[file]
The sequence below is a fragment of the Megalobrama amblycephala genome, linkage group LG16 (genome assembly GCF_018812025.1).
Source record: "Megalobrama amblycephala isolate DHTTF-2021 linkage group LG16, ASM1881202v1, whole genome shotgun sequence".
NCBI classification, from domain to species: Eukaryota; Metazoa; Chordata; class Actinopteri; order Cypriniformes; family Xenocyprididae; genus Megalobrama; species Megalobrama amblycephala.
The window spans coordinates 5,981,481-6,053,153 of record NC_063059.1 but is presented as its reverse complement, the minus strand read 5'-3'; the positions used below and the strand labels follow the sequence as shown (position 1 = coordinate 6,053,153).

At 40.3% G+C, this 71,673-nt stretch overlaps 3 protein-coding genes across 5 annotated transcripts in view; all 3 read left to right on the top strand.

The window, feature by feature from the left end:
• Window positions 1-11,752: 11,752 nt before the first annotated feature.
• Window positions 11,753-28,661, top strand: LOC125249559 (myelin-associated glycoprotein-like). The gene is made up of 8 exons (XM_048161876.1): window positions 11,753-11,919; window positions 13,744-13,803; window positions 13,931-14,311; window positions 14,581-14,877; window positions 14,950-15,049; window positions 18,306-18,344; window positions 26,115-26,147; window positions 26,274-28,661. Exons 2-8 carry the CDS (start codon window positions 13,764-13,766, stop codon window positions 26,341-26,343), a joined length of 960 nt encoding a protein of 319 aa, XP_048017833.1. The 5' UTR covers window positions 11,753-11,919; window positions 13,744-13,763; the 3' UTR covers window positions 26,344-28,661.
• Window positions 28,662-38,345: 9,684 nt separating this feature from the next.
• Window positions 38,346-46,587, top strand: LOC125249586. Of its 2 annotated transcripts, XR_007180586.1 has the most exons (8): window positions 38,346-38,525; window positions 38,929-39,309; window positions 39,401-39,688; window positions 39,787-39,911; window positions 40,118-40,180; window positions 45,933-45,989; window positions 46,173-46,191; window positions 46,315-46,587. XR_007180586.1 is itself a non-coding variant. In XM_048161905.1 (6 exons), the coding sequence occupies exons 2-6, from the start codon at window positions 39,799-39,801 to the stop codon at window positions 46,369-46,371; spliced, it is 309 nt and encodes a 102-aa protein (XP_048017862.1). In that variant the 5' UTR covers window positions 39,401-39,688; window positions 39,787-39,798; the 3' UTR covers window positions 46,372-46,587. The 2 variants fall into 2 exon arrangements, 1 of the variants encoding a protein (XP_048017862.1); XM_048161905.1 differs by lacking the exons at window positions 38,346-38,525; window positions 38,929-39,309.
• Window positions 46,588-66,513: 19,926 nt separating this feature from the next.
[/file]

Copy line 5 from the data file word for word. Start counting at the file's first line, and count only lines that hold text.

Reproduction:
At 40.3% G+C, this 71,673-nt stretch overlaps 3 protein-coding genes across 5 annotated transcripts in view; all 3 read left to right on the top strand.